FacebookTwitterGoogle+RedditEmail

Murder in the Amazon

The murder of Dorothy Stang, a 73 year-old American nun who helped peasants engage in sustainable agriculture in the Amazonian rain forest, comes as oligarchic interests and the parliamentary right are on a political offensive against the government of Luis Inacio “Lula” da Silva. This takes place as fissures are opening up within Lula’s governing Workers Party while social organizations are mobilizing to demand the implementation of reforms Lula aligned himself with before he became president.

“This is a low-point of Lula’s presidency,” says Marcos Arruda of PACS, a political and social research institute based in Rio de Janeiro. “There is no excuse for his failure to implement major social reforms, especially land redistribution, as he continues to follow the neo-liberal recipes dictated by the International Monetary Fund and Washington.” The government has maintained budget surpluses of 4% or more each of his two years in office to pay off international debts. The IMF alone has received over $40 billion in interest and principal repayments under Lula on a loan package of $58 billion initiated in 1998.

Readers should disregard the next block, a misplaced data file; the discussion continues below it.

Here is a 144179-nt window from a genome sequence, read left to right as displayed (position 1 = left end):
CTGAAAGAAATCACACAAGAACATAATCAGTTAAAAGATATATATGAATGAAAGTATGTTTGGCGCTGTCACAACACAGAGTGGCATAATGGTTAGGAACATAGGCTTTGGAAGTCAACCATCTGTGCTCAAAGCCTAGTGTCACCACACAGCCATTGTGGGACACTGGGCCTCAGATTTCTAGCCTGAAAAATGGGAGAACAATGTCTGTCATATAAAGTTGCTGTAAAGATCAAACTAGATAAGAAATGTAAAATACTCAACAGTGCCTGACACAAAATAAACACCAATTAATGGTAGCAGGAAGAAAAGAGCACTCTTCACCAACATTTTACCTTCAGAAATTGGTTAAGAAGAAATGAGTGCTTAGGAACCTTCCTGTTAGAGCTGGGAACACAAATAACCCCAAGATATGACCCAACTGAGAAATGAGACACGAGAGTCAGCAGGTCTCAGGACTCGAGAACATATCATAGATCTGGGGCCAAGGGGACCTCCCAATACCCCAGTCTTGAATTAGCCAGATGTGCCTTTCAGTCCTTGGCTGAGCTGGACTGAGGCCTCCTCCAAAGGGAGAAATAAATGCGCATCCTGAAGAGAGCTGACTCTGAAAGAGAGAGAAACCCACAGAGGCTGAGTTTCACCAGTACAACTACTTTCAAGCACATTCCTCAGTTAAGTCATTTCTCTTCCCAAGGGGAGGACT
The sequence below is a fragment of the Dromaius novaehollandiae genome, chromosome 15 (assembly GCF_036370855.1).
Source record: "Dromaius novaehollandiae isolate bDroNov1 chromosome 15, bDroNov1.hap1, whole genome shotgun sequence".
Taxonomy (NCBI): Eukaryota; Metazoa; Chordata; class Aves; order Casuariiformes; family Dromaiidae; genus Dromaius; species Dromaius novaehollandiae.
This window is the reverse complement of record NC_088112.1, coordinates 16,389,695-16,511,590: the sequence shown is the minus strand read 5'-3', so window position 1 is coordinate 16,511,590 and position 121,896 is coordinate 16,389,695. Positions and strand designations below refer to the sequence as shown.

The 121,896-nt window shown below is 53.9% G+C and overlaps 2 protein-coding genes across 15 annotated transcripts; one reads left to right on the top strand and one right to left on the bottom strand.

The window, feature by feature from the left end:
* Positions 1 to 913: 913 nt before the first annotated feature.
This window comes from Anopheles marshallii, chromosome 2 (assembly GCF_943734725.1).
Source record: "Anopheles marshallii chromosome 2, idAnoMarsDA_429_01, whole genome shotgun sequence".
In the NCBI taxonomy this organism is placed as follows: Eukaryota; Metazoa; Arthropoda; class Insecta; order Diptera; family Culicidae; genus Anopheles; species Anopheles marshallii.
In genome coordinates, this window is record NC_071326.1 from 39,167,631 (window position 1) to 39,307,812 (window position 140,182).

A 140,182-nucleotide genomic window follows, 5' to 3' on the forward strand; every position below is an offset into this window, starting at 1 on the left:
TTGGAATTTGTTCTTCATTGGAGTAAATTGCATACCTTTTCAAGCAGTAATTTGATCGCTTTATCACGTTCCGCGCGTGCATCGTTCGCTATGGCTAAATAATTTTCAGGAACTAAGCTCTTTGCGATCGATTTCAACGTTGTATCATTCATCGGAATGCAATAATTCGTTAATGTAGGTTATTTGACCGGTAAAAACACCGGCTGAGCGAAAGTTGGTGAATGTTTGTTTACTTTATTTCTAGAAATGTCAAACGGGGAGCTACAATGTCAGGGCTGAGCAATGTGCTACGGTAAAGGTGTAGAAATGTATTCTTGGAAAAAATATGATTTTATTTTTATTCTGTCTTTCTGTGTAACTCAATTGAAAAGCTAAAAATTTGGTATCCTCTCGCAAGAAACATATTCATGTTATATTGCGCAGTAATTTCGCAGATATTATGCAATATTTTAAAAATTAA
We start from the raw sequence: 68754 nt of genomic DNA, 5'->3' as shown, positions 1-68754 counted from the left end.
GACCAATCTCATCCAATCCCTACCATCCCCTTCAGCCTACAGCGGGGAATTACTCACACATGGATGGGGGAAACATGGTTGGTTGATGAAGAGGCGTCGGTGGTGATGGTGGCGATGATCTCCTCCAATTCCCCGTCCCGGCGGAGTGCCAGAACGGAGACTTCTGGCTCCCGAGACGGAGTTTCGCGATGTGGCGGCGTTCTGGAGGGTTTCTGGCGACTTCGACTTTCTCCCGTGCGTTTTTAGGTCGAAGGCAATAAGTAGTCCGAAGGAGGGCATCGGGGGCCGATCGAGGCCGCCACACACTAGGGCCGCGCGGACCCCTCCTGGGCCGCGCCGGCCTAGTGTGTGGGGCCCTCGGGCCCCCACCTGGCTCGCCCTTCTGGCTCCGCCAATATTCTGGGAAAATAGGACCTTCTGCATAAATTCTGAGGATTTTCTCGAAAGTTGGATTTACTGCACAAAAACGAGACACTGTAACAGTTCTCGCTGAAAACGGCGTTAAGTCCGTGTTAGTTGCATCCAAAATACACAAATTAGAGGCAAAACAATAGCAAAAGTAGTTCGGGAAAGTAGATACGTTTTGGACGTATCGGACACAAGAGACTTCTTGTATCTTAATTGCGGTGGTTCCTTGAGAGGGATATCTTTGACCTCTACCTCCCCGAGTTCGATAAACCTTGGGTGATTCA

Sister Dorothy’s assassination by two hired gunman reflects the continued assault by landed and logging interests on those who stand in the way of their plundering of the Amazon. Stang, a naturalized Brazilian citizen, worked in the Amazonian state of Para with 600 families involved in cultivating native fruits and vegetables while tending dairy cattle that feed on local forage. During the past year in Para alone more than 20 people have been murdered in land disputes.

Lula did respond dramatically to Stang’s assassination. He established a cabinet level task force, set aside two huge preservation parks, declared that large “land usurpers” in the Amazon would not be tolerated anymore, and sent over 2000 Federal police to pursue the assassins and their backers.